Many studies have confirmed the importance of Nampt in maintaining sufficient NAD+ levels, such as the quote below from a 2016 study that used mice lacking Nampt in muscle fiber:

“NAD content of muscle was decreased by ~85% confirmed the prevailing view that the salvage route of NAD synthesis from NAM sustains the vast majority of the NAD” (97)

These mice exhibited normal muscle strength and endurance while young, but deteriorated rapidly as they aged which confirmed Nampt is critical to maintaining NAD+ levels.

As we age, Nampt enzyme activity is lower, resulting in less NAM recycling, less NAD+, more disease and aging (97,101).


NR had been known for decades, but was not thought to be that important until 2004 when Dr. Charles Brenner discovered the enzyme NRK1 can phosphorylate NR directly to NMN, bypassing the Nampt “bottleneck” (100).

This newly discovered “shortcut” in the NAD+ salvage pathway found that NR can be metabolized directly to NMN to boost NAD+ levels more effectively than NAM.


When taken orally as a supplement, most NR does not make it through the digestive system intact, but is broken down to NAM (97,98,99).

Even when taken at very high dosages, NR has not been detected in the bloodstream in any research (97,98,99).

“This evidence indicates that NR is converted to NAM before absorption occurs and that this reaction is the rate-limiting step ” (98)

“NR has been shown be converted to Nam before being absorbed or reaching tissues” (99)

“we were surprised to find that NR exerts only a subtle influence on the steady state concentration of NAD in muscles. Our tracer studies suggest that this is largely attributable to breakdown of orally delivered NR into NAM prior to reaching the muscle. ” (97)

Note:NAM does elevate NAD+, but is on the “wrong” side of the Nampt bottleneck, which limits it’s effectiveness


The following five charts are all from the thesis published by Samuel Alan Trammell in 2016 under supervision by Dr Brenner:

Nicotinamide riboside is uniquely and orally bioavailable in mice and humans

This chart above shows the impact on NAD+ metabolites over time for a 52 year old human after ingesting 1000mg of NR daily for 7 days.

NAD+ levels begin to rise at 4.1 hours, and peak at 8.1 hours.

NAM levels double at .6 hours and have a second peak at 7.7 hours, long before NAD+ levels are elevated.

This chart at right shows metabolites found in urine of the subject from the same experiment as above.

The red box shows NAM  is elevated more than 10x baseline at the same time point that NAD+ is elevated, which implies that NR has elevated NAM to such an extent that excess NAM is excreted in urine.

This chart a left shows impact of NR, NA, and NAM supplementation on blood plasma NAD+ (b), and NAM  (d) levels in 12 human subjects.

The red line at 2 hours shows NR supplementation increases NAM perhaps 3x (d), but has not yet elevated NAD+(b).

The 2 hour mark also is the point at which NAM supplementation begins to increase NAD+ levels (b).

The blue line at 8 hours is when both NR (b) and NAM (d) supplementation reach peak NAD+ increase.

Lastly, the green bar and black bar in chart b show that NAM elevates NAD+ slightly less than NR.

NR elevated NAD+ slightly more than NAM, but is much slower acting


The chart above shows the result on NAD+ metabolism of 15 mice fed NR by oral gavage at a dose of 185 mg/kg of bodyweight.

The NR was synthesized with heavy atoms of deuterium at the ribosyl C2 and 13C on the Nam side, to allow tracking.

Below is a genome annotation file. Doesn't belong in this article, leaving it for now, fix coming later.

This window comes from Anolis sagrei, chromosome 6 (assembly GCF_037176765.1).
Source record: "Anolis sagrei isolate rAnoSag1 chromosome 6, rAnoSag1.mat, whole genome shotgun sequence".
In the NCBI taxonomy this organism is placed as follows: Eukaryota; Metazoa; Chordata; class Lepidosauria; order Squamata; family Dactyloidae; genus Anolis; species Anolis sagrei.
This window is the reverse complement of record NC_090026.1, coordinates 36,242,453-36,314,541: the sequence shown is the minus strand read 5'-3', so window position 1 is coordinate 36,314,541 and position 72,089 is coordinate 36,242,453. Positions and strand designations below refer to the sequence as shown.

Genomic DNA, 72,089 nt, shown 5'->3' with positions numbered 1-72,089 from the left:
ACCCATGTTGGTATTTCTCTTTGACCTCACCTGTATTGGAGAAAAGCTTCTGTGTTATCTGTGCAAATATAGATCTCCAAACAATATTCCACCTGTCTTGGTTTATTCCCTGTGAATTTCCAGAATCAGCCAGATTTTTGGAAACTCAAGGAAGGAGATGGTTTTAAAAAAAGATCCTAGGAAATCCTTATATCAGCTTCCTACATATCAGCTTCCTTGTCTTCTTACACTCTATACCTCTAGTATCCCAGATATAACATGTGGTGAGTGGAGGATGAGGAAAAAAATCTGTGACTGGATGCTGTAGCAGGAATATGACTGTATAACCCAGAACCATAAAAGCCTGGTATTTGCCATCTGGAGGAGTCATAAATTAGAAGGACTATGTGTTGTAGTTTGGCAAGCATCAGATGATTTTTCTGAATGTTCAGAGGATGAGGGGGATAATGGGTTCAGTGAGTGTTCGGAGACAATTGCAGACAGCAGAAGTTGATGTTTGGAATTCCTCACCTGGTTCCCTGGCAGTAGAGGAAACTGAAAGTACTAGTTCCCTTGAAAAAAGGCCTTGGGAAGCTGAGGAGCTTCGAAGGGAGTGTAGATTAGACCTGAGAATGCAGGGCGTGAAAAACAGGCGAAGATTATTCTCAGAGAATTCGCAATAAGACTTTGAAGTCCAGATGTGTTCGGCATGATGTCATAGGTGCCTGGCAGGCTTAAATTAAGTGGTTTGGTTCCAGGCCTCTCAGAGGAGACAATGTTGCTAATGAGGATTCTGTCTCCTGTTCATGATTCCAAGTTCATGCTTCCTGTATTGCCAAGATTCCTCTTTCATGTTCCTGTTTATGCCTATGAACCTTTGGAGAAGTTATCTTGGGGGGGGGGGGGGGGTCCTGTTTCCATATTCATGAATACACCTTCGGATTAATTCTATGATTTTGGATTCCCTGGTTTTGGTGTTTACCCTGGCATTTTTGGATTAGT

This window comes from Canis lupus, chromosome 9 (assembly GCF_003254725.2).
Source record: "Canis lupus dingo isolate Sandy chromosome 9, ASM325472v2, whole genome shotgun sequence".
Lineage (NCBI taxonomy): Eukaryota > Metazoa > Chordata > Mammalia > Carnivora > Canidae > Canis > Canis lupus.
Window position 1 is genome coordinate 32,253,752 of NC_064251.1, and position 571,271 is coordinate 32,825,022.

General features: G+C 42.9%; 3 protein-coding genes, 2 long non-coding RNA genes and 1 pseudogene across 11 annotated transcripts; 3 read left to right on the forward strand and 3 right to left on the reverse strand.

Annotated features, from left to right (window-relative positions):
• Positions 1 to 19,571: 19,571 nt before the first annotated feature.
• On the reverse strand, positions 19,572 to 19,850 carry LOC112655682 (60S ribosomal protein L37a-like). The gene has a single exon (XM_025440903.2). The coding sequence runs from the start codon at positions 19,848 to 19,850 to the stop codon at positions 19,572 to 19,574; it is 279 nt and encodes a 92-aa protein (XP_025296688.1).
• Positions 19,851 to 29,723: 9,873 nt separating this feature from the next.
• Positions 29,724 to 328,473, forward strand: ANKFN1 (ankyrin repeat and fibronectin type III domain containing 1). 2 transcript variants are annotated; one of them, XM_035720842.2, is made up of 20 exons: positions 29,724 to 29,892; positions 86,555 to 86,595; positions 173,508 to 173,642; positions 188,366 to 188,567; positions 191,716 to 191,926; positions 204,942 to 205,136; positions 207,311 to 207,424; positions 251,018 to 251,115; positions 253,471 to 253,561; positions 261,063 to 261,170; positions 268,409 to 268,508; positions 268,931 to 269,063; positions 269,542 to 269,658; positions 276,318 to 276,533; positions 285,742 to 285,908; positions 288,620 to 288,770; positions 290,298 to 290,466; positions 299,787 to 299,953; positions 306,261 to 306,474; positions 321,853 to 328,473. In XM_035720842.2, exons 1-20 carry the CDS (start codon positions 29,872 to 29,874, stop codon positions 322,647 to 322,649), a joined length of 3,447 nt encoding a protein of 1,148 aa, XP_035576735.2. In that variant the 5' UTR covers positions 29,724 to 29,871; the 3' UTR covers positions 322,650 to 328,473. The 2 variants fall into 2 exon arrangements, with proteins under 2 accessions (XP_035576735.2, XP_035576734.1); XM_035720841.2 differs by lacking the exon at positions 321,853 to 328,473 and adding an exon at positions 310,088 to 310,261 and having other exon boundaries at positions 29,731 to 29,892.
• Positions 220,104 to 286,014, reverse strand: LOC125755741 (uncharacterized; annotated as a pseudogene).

The measurement at 2 hours shows 54% of the NAD+ has the single heavy molecule (white bar, M+1). This 54% was likely broken down to NAM first, losing the second labelled heavy atom.

At the same time point, 5% of the NAD+ had both labels (Grey bar, M+2).

This 5% of NR made it through the digestive tract intact and was metabolized through the shortcut from NR -> NMN -> NAD+, vs 54% that had been through NR -> NAM -> NMN -> NAD+.

The chart above shows the impact of the same double labeled NR on mouse liver, but this time after IP (Intraperitoneal) Injection.

Note the dramatic difference in the ratio of labelled M+2 over M+1. IP results in much higher levels of intact NR (M+2) being metabolized to NAD+, whereas Oral NR shows far more M+1 labelled NR to NAD+.

This different behavior in IP vs oral NR supplementation also implies oral NR is partially metabolized to NAM before conversion to NAD+.

The above chart shows the resultant increase in select NAD+ metabolites of mice fed NR (unlabeled) at 185 mg/kg of bodyweight.

As noted by the authors, NR and NAR are the only NAD+ precursors tested that did NOT result in elevated levels of the precursor in the liver.

Here is one last quote in discussion section from the Trammell thesis:

“NR has not been detected in the blood cell fraction nor in plasma …NR varied and displayed no response to NR administration … but was detected after IP of double labeled NR in liver (Figure 5.7) and muscle (Figure 5.9), revealing NR does circulate”

They are saying that NR is found in small quantities in the liver, but is not detectable in bloodstream.  Oral supplementation with NR did not show any increase in NR in the body.  However, Injection (IP) of NR does result in a detectable increase of NR in muscle and Liver. So NR does circulate in the bloodstream when injected, but has not yet been detected upon oral supplementation.

The timing and amplitude of the increases in metabolites noted above imply that:

  • Oral NR does not result in a detectable increase of NR in the body
  • It’s likely a majority of the increase in NAD+ is due to NR->NAM->NAD+.

Note: NAM does elevate NAD+, but is on the “wrong” side of the Nampt bottleneck, which limits it’s effectiveness


Further testing with larger sample sizes and more data points is underway that will give a much better estimate on the most effective dosage. For now, some conclusions on dosage we see are:

  • A single dose of NR does increase NAD+ levels
  • NAD+ levels remain elevated 24 hours after a single dose.
  • There is an upper limit on the increase of NAD+ levels with NR supplementation
  • Maximum NAD+ elevation is maintained at a dosage higher than 125 mg per day – likely close to 250mg per day
  • It appears that a single daily dose may be just as effective as 2  smaller dosages.